Second, a free dashcam is something everyone will want, so such a scheme would put these cameras in a huge number of cars.
Third, because Rubin is talking about an A.I.-generated real-time map, it's probably an idea comparable to Google's Ground Truth, which takes data from satellites, StreetView cars and many other sources and combines them into a coherent 3D, information-rich picture of the world. (If you choose the "Earth" view in Google Maps and zoom all the way in, you can see that it's not a satellite photo, but something that looks like a kind of digital clay.)
Imagine a StreetView and Ground Truth type system that updates the information on a street every time a car drives down. You could theoretically get real-time weather reports, real-time traffic reports, counts on the number of pedestrians, information on whether lines are forming in front of businesses, available parking spots and much more.
A.I. could do all that, but it needs the data. And users will willingly give it up.
We learned earlier this month that Microsoft plans to acquire the UK-based startup SwiftKey, which makes a keyboard app for Android and iOS used by some 300 million or so people.
The average user may see SwiftKey as a small thing -- a handy keyboard that lets you either type every letter, type until SwiftKey guesses the word you're intending to type, or write by swiping your finger across the letters. In reality, SwiftKey is a marvel of big-data A.I.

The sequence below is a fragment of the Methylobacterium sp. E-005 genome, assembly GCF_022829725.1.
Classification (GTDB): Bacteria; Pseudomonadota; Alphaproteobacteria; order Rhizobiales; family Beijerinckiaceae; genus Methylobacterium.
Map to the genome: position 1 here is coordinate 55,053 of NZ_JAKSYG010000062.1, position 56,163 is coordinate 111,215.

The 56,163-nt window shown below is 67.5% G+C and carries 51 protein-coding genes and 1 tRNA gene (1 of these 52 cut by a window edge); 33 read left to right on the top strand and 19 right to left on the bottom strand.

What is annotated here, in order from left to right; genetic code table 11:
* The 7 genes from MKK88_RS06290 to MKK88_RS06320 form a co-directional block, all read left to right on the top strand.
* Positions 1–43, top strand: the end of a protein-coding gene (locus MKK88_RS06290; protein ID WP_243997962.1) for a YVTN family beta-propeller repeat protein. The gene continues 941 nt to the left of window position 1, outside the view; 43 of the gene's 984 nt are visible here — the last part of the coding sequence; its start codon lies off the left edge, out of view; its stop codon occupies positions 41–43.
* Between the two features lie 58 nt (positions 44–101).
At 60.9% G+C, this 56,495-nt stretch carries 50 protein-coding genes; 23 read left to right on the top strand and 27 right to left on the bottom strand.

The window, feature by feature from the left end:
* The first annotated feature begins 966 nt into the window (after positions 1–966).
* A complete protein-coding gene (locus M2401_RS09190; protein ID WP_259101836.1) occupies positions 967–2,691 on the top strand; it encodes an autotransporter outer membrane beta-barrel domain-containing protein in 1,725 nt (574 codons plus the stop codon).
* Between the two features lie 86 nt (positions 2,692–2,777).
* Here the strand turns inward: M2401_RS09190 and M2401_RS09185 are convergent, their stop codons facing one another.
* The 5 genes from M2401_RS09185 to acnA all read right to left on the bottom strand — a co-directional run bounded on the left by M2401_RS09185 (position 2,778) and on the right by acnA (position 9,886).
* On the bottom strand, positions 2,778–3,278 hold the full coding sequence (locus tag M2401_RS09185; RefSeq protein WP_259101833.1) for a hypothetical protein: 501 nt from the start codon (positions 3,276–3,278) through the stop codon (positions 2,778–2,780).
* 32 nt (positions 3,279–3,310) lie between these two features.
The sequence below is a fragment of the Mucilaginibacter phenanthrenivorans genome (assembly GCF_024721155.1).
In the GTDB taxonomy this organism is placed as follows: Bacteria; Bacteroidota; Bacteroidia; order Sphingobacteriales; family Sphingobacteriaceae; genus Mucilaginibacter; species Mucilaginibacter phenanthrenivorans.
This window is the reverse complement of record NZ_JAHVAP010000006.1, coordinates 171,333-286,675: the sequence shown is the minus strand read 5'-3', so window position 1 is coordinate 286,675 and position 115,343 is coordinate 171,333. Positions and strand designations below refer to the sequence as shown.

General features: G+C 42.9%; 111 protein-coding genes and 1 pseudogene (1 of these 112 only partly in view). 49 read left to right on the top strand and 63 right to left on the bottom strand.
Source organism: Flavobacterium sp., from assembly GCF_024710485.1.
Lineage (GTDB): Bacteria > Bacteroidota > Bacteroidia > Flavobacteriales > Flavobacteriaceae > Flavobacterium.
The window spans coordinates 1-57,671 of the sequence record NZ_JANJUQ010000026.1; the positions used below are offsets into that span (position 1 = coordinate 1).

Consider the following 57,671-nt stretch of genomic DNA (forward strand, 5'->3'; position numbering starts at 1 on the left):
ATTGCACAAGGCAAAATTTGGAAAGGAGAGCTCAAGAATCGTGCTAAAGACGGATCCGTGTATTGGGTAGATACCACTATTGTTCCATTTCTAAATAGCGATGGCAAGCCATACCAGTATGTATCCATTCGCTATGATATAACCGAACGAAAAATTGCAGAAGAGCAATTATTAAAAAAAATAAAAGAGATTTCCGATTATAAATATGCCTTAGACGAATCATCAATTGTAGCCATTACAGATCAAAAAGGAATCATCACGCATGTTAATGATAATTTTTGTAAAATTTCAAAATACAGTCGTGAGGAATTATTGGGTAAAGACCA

SwiftKey uses a neural network system to predict the next word you'll type. It's not just a guess based on probability. It actually tries to understand the context of the sentence.
The brainy software and massive computers behind SwiftKey are hungry for data. They need to know everything every user types every time. In fact, that's a necessary component of what makes SwiftKey so good -- especially if you opt into their cloud-based personalization.
Google's Smart Reply
Google last year rolled out a new feature of the mobile version of its Inbox email app. Called SmartReply, the system offers short, canned replies to your email. By choosing one, the reply is inserted into the reply email, and then you can send it.
SmartReply works, in principle, like SwiftKey. But while SwiftKey predicts what you'll type based on what you're actually typing, SmartReply predicts the words or even complete sentences you'll type based on the email you got.
For example, my brother recently sent me an email talking about how he might like to place a camera on some land he owns some two hours from his house. We had been knocking around ideas about the camera. Google's SmartReply suggested three responses: "Sounds like a plan," "I like that idea" and "I agree." Any of these replies might be good ones. SmartReply also sometimes generates three responses that completely miss the mark.
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